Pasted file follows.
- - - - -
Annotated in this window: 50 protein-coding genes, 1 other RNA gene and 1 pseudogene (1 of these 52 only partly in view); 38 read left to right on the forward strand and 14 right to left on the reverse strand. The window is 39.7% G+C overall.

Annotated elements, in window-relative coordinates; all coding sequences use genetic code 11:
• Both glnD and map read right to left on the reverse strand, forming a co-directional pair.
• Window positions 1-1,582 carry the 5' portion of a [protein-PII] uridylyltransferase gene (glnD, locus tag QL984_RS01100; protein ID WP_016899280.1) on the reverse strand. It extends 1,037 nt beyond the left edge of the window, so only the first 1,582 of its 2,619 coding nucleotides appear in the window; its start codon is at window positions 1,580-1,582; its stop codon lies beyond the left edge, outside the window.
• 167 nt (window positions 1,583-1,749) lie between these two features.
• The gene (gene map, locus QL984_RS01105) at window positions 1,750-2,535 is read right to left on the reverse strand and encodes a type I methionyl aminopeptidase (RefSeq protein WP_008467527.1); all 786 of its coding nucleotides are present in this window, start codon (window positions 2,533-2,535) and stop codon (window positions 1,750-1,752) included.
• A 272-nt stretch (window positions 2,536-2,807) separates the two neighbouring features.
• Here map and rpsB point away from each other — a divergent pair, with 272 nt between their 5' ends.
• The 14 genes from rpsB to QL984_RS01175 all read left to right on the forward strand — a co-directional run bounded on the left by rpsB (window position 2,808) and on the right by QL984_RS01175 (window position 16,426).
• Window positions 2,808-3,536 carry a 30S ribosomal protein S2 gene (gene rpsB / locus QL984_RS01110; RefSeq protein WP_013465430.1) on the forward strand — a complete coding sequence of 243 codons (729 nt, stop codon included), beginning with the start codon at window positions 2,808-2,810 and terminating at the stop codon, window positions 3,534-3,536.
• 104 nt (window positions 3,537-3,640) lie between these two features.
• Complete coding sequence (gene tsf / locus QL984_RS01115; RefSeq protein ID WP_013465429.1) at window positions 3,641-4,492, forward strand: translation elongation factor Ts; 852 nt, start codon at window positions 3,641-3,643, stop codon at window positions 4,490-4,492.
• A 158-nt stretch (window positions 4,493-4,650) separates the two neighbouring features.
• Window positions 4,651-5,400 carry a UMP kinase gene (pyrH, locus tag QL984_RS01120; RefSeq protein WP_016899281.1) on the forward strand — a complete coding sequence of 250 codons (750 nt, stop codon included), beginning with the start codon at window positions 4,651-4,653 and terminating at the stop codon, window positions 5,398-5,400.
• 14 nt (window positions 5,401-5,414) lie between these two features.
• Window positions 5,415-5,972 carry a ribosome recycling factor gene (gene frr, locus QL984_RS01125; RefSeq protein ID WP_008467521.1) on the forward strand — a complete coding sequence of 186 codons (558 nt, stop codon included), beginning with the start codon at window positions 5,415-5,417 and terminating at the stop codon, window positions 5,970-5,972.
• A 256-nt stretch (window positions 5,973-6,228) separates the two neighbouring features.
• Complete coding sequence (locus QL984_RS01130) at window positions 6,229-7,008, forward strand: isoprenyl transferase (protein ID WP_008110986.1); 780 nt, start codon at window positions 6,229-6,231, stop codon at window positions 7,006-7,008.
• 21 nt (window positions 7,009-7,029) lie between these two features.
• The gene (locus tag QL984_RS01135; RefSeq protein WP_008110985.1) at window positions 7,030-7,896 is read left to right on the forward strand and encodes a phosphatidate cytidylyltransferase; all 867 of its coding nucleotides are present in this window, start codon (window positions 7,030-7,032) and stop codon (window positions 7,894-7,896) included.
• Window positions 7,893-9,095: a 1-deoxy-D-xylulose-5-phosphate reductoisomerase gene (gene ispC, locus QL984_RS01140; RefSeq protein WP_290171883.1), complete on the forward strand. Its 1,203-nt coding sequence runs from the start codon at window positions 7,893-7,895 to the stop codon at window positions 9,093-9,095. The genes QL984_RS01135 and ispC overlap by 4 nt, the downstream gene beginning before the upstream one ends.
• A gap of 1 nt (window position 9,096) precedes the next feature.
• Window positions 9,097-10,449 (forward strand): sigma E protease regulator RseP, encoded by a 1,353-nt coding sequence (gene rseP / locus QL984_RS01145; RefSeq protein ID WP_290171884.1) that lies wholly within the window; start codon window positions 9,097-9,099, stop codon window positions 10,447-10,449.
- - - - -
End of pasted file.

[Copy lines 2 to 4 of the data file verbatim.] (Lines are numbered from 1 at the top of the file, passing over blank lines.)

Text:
Annotated elements, in window-relative coordinates; all coding sequences use genetic code 11:
• Both glnD and map read right to left on the reverse strand, forming a co-directional pair.
• Window positions 1-1,582 carry the 5' portion of a [protein-PII] uridylyltransferase gene (glnD, locus tag QL984_RS01100; protein ID WP_016899280.1) on the reverse strand. It extends 1,037 nt beyond the left edge of the window, so only the first 1,582 of its 2,619 coding nucleotides appear in the window; its start codon is at window positions 1,580-1,582; its stop codon lies beyond the left edge, outside the window.